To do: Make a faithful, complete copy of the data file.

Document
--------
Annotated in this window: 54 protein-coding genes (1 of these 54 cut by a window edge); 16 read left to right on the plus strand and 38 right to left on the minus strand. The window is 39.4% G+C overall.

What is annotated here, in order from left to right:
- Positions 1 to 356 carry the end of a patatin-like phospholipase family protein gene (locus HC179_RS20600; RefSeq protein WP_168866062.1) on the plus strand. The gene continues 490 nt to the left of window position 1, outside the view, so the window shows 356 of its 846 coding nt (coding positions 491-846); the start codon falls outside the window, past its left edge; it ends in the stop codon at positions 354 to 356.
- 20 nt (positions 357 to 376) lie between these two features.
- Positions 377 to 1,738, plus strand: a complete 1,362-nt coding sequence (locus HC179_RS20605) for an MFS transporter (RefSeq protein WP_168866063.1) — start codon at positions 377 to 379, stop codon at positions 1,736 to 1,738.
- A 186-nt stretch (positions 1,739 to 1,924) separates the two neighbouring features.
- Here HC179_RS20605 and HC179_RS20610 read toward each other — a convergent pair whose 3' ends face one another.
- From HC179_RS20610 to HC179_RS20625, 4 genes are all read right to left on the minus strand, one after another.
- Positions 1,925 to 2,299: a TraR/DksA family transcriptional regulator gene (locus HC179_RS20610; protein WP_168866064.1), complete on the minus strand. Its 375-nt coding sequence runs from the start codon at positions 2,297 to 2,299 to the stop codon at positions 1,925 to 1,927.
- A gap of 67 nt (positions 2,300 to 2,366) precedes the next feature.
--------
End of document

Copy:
Annotated in this window: 54 protein-coding genes (1 of these 54 cut by a window edge); 16 read left to right on the plus strand and 38 right to left on the minus strand. The window is 39.4% G+C overall.

What is annotated here, in order from left to right:
- Positions 1 to 356 carry the end of a patatin-like phospholipase family protein gene (locus HC179_RS20600; RefSeq protein WP_168866062.1) on the plus strand. The gene continues 490 nt to the left of window position 1, outside the view, so the window shows 356 of its 846 coding nt (coding positions 491-846); the start codon falls outside the window, past its left edge; it ends in the stop codon at positions 354 to 356.
- 20 nt (positions 357 to 376) lie between these two features.
- Positions 377 to 1,738, plus strand: a complete 1,362-nt coding sequence (locus HC179_RS20605) for an MFS transporter (RefSeq protein WP_168866063.1) — start codon at positions 377 to 379, stop codon at positions 1,736 to 1,738.
- A 186-nt stretch (positions 1,739 to 1,924) separates the two neighbouring features.
- Here HC179_RS20605 and HC179_RS20610 read toward each other — a convergent pair whose 3' ends face one another.
- From HC179_RS20610 to HC179_RS20625, 4 genes are all read right to left on the minus strand, one after another.
- Positions 1,925 to 2,299: a TraR/DksA family transcriptional regulator gene (locus HC179_RS20610; protein WP_168866064.1), complete on the minus strand. Its 375-nt coding sequence runs from the start codon at positions 2,297 to 2,299 to the stop codon at positions 1,925 to 1,927.
- A gap of 67 nt (positions 2,300 to 2,366) precedes the next feature.